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Asia Pac J Clin Nutr. 2004;13(3):248-54.

Body mass index and factors related to overweight among women workers in electronic factories in Peninsular Malaysia.

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  • 1Asia Research Institute, National University of Singapore, Level 4 Shaw Foundation Bldg (AS 7), 5 Arts Link, Singapore 117570. arichl@nus.edu.sg

Abstract

Factors related to overweight were examined in a cross-sectional survey that included 1612 women workers from 10 large electronics assembly factories in Peninsular Malaysia. Respondents were Malaysian citizens, direct production workers below the supervisory level, and had worked at least a year in the factory where they were presently employed. Heights and weights were taken to calculate the body mass index (BMI). Weights and BMI increased with increasing age. After adjusting for age, odds ratios for overweight were significantly raised for married women in relation to not married women (OR 1.5, 95% CI=1.15-2.02), lower secondary education in relation to higher than upper secondary education (OR 1.8, 95% CI=1.06-3.14), monthly income RM800-999 (OR 1.7, 95% CI=1.21-2.45) and >/=RM1,000 (OR 1.8, 95% CI=1.23-2.72) in relation to <RM600, working in rotating shifts that included nightshifts (OR 1.6, 95% CI=1.28-2.06), and not staying in hostel (OR 1.4, 95% CI=1.02-1.88). In a logistic regression model with all variables included as covariates, the factors significantly associated with overweight were age, marital status, education, income, and working in rotating shifts. The overall prevalence of overweight was 37.4%; the overall mean BMI was 24.2+/-5.4 kg/m(2). Prevalence of overweight and mean BMI for younger age groups were similar to Malay women in the country-wide representative National Health and Morbidity Survey II, but the older age groups in this study had higher overweight prevalence and mean BMI than the national sample. Electronics women workers face a higher risk of overweight, and is an important group for nutrition intervention.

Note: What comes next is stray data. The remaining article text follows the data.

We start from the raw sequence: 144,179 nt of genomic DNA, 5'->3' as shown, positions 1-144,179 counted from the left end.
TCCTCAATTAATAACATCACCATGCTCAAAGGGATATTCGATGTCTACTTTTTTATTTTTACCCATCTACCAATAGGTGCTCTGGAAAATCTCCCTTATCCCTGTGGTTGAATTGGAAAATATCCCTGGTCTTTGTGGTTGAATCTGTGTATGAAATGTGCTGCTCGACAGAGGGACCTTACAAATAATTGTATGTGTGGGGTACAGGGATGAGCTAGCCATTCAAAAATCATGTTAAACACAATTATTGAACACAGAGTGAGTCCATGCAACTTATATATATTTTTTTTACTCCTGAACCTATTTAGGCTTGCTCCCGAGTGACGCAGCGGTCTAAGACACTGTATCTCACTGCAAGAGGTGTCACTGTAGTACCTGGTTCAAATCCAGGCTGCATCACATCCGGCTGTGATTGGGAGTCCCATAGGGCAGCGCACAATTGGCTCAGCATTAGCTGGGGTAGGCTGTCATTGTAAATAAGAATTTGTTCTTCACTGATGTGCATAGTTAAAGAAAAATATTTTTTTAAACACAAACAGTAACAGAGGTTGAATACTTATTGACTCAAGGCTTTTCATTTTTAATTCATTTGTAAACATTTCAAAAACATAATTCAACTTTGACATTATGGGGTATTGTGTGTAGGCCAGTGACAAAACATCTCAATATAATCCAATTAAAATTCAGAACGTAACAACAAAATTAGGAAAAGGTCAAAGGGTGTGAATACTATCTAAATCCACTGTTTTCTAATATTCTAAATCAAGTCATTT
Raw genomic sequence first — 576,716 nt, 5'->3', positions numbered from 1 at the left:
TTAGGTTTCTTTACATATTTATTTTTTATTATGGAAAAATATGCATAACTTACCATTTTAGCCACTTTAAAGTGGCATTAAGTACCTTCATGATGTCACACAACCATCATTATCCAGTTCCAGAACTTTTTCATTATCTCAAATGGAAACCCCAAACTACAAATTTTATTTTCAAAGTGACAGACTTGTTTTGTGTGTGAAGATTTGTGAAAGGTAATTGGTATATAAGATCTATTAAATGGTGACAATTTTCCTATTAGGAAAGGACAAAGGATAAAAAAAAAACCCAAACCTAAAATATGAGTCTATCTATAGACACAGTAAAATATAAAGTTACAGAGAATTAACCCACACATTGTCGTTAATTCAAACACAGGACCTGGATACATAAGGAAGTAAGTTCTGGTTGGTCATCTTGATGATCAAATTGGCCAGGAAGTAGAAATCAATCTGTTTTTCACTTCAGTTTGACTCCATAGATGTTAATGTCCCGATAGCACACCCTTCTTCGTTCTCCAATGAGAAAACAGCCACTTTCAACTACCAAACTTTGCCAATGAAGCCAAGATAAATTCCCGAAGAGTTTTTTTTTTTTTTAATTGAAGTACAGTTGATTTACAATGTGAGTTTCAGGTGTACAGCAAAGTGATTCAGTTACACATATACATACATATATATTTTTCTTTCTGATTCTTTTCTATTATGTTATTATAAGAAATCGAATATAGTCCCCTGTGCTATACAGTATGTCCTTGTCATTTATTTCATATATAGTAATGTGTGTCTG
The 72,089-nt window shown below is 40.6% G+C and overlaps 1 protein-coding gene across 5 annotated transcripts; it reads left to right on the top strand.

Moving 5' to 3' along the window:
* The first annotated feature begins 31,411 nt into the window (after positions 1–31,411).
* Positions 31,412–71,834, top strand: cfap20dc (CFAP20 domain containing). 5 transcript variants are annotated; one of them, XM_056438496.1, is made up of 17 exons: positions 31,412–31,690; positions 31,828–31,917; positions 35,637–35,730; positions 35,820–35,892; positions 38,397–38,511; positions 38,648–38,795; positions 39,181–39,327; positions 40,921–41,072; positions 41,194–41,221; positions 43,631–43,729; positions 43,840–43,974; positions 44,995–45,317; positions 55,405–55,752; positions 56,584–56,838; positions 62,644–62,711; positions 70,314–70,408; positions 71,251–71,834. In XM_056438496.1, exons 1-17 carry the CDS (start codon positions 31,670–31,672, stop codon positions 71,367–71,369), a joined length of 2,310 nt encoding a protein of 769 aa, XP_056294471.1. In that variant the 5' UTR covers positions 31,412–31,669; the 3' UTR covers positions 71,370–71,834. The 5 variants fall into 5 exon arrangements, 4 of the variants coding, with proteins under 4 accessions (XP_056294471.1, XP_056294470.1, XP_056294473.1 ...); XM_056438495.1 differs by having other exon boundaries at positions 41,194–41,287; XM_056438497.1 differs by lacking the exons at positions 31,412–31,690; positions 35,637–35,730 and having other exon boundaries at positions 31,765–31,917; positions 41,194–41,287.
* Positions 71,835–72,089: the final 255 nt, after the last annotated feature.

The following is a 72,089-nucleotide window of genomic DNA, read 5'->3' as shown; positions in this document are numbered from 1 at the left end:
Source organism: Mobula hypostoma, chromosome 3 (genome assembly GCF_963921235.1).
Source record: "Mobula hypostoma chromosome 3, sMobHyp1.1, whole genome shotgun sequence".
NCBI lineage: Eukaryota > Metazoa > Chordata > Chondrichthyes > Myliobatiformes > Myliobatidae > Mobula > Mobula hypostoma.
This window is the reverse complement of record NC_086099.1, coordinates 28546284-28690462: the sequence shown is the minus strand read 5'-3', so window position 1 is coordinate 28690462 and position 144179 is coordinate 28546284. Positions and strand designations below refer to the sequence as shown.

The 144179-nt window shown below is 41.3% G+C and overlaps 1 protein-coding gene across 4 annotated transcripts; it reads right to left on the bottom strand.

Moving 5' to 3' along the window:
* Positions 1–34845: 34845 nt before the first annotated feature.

PMID:
15331336
[PubMed - indexed for MEDLINE]
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